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Remembering Johnnie Cochran; Analysis of Terri Schiavo Case

Aired March 30, 2005 - 21:00   ET


LARRY KING, HOST: Tonight, intimate memories of Johnnie Cochran, the legendary lawyer who died shockingly yesterday at age 67. We'll hear from his daughter, Tiffany Cochran Edwards, plus many of the principals from the unforgettable O.J. Simpson trial: F. Lee Bailey, another world-famed attorney and a member of the Simpson dream team, Marcia Clark, who led the prosecution in the Simpson trial, Chris Darden, also part of that prosecution team, Dr. Henry Lee, the renowned forensic scientist, who worked with the Simpson dream team, Peter Neufeld, Cochran's close personal friend and dream team member. And also with us is Rikki Klieman of Court TV, who worked with Johnnie for a year on his TV show.
Then later, Terri Schiavo's 13th day without a feeding tube. And yet another court appeal denied.

We've got all the latest with reporters on the scene at the hospice. A priest who saw Terri today.

All next on LARRY KING LIVE.

We continue with night 2 of our look at the life of Johnnie Cochran.

We begin first on the phone with Tiffany Cochran Edwards, recently married, Johnnie Cochran's daughter. And you told us, Tiffany, before we went on, Johnnie walked you down the aisle, right?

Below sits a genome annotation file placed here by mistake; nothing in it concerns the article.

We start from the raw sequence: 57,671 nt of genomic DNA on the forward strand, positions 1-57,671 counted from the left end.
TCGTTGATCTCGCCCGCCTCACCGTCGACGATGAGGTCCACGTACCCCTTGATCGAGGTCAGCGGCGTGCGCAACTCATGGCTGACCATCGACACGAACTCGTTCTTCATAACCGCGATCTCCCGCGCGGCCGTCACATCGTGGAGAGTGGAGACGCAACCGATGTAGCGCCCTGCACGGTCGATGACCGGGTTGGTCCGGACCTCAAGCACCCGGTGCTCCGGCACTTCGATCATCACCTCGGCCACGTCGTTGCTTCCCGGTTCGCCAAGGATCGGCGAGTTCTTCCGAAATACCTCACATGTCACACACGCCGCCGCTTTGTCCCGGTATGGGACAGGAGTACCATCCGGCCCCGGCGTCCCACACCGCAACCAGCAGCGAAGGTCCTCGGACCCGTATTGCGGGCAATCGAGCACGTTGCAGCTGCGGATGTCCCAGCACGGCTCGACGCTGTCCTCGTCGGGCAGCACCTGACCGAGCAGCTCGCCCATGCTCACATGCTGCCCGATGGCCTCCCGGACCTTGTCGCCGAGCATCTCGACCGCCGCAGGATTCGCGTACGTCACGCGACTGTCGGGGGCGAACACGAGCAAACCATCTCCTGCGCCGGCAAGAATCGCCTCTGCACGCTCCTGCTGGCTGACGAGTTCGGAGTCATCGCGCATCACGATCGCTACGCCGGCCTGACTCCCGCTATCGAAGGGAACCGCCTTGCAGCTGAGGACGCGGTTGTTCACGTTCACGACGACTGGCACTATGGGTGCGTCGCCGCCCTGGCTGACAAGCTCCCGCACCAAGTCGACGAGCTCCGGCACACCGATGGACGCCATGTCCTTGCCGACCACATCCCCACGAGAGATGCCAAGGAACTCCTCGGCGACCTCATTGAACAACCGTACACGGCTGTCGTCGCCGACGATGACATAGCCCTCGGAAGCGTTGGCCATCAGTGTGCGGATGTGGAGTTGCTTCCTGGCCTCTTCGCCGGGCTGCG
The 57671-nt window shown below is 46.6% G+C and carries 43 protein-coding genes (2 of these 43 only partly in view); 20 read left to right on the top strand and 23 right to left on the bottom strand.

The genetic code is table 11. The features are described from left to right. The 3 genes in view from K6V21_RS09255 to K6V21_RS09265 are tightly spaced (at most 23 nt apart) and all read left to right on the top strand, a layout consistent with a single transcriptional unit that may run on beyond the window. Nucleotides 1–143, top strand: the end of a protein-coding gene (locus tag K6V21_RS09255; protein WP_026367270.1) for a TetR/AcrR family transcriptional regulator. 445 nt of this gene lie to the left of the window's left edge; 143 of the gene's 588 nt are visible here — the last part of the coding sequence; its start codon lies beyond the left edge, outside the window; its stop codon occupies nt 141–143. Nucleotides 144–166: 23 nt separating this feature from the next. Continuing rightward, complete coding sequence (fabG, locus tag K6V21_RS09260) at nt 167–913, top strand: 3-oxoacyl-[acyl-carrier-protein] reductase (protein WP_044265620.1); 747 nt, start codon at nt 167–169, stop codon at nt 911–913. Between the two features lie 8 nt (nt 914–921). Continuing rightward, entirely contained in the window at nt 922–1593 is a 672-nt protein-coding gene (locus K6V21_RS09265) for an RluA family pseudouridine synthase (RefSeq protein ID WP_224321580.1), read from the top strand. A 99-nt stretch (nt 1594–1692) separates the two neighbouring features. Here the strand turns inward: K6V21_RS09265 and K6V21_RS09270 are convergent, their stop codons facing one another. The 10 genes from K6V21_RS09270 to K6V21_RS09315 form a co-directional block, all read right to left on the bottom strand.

TIFFANY COCHRAN EDWARDS, JOHNNIE COCHRAN'S DAUGHTER (via telephone): He absolutely did, Larry. And he was -- he just did a fabulous job. It was so important for him to walk me down the aisle. And, you know, he just did it with class and elegance. And he worked on it so hard. It was a very pivotal moment in the ceremony.

KING: How long ago was this?

EDWARDS: I got married August 7th, last summer.

KING: So he was well into the brain tumor?

EDWARDS: Yes. Definitely so.

KING: Were you with him when he passed away?

EDWARDS: Yes. I had been out here for the last two weeks. And I was -- I arrived right around the time, yesterday afternoon.

KING: What was it like? Was the passing restful, peaceful? EDWARDS: You know Larry, he was warrior right up to the end. It was just the way he would have wanted it, surrounded by family, in the comfort of his home. No passing is easy, but he just -- he just looked like he was sleeping. It was very peaceful.

KING: Lee Bailey, you were brought into the Simpson matter by Bob Shapiro, if memory is correct. Did you know Johnnie Cochran well before that?

F. LEE BAILEY, ATTORNEY: I had not known him personally. I had heard of him, as most lawyers had.

KING: What was it like working with him?